The elderly now make up one-quarter of Japan's population, which has shrunk for the third year in a row.
Japan's population has shrunk for the third year running, with the elderly making up a quarter of the total for the first time, government data shows.
The number of people in the world's third largest economy dropped by 0.17 per cent or 217,000 people, to 127,298,000 as of October 1 last year, the data said on Tuesday. This figure includes long-staying foreigners.
The number of people aged 65 or over rose by 1.1 million to 31.9 million, accounting for 25.1 per cent of the population, it said.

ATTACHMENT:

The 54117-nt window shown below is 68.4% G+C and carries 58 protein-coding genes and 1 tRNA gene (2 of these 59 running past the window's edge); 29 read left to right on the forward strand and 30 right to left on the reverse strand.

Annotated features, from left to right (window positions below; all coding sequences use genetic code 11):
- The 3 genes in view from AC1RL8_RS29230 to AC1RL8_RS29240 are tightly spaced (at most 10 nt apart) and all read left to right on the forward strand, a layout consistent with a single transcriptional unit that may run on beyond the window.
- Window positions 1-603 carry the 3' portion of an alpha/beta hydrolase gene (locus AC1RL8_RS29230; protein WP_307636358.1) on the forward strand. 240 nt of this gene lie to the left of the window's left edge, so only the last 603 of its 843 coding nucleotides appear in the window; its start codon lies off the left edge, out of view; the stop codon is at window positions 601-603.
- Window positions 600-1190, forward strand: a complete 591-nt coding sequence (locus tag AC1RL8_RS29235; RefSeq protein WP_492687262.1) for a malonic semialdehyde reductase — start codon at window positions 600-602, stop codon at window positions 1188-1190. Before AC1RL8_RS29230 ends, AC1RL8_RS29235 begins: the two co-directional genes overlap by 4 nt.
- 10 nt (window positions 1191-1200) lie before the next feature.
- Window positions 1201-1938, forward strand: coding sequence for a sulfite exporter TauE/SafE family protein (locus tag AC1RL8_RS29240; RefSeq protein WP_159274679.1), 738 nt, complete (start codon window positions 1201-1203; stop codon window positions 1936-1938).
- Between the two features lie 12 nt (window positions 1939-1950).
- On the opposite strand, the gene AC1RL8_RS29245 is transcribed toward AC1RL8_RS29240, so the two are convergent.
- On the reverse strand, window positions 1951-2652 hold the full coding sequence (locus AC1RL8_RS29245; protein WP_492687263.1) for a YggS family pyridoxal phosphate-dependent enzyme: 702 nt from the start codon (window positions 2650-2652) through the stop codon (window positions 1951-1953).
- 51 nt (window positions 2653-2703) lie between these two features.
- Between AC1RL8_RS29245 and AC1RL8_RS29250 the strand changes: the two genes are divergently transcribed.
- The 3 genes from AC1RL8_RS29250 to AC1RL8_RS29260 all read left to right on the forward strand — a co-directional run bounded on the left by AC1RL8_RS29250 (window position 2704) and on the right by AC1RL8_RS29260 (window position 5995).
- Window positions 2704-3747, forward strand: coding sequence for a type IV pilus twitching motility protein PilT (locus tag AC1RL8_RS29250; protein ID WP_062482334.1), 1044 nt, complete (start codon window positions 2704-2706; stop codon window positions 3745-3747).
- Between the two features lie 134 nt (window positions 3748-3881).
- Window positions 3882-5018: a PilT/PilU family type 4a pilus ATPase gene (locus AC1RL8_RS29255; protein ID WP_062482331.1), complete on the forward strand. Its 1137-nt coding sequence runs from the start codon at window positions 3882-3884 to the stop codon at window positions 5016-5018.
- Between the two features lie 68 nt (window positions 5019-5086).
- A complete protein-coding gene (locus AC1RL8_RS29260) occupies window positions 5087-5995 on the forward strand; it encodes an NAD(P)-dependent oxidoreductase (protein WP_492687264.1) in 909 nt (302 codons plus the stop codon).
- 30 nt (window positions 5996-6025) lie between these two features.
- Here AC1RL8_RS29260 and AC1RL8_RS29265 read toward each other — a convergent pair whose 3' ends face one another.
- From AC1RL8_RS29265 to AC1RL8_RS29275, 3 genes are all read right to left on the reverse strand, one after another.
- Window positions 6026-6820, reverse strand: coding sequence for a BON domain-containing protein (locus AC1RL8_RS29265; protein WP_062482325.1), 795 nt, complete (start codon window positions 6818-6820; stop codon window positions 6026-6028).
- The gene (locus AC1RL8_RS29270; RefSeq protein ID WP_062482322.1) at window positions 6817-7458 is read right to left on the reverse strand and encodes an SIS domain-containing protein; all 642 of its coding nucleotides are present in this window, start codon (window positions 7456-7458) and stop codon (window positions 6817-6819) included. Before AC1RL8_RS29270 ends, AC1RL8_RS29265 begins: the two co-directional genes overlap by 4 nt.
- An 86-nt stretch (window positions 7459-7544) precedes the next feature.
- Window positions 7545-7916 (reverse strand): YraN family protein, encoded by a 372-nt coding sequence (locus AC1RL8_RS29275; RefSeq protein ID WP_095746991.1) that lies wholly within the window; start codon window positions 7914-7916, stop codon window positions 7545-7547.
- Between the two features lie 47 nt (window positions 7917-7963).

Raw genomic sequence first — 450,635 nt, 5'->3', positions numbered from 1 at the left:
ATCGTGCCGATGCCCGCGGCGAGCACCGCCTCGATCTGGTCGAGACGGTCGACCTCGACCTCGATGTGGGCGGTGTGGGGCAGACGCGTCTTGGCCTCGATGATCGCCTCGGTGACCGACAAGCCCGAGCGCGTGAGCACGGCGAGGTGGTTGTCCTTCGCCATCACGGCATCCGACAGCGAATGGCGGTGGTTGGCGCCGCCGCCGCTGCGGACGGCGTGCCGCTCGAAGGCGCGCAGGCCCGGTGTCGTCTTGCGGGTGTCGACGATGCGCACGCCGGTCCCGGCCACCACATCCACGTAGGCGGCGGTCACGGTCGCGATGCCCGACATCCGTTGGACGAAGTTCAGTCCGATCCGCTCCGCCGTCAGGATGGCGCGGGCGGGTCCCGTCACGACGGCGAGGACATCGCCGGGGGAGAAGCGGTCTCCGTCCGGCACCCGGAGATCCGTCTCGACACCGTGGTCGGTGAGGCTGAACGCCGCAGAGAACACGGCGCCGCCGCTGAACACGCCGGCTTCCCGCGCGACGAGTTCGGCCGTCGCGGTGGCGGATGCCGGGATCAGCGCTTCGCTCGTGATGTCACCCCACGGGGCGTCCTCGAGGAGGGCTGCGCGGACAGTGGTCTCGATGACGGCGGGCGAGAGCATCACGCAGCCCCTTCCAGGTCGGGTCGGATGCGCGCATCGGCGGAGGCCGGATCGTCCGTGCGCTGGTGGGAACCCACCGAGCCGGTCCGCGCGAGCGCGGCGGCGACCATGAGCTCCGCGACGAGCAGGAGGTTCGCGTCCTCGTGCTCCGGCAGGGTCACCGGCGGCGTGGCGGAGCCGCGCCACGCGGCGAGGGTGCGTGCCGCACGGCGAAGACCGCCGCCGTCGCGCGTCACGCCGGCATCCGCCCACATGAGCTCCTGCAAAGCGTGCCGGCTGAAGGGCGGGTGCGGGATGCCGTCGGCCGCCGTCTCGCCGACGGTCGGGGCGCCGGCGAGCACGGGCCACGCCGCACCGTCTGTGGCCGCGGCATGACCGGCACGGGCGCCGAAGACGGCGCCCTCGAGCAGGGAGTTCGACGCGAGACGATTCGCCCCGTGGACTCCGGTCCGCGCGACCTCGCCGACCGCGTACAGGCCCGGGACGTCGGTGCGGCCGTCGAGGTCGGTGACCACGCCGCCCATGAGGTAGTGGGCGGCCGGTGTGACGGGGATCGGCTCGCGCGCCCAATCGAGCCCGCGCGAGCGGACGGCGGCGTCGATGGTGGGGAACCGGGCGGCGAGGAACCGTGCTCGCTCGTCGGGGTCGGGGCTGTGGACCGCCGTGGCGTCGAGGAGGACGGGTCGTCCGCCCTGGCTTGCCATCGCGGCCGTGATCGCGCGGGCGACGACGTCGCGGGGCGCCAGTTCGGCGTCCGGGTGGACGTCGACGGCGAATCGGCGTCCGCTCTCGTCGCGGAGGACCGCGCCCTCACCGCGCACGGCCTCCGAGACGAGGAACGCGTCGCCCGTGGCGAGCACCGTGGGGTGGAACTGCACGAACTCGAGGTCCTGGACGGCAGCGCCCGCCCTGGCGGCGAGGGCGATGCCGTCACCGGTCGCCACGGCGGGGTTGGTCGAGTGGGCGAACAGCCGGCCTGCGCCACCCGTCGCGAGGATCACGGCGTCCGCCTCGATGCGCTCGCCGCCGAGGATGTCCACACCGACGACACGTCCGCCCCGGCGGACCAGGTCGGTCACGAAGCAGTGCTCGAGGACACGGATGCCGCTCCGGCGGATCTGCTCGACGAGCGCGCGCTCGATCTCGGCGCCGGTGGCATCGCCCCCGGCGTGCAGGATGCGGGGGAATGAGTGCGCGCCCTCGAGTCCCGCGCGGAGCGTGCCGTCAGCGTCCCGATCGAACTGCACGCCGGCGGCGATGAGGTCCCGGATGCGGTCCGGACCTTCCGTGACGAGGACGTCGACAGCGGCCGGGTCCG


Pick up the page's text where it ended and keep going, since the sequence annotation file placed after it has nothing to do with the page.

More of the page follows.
With its low birthrate and long life expectancy, Japan is rapidly greying and already has one of the world's highest proportions of elderly people.
The ageing population is a headache for policymakers who are faced with trying to ensure an ever-dwindling pool of workers can pay for the growing number of pensioners.
The country has very little immigration. Any suggestion of opening its borders to young workers who could help plug the population gap provokes strong reactions among the public.
The proportion of people aged 65 or over is forecast to reach nearly 40 per cent of the population in 2060, the government has warned.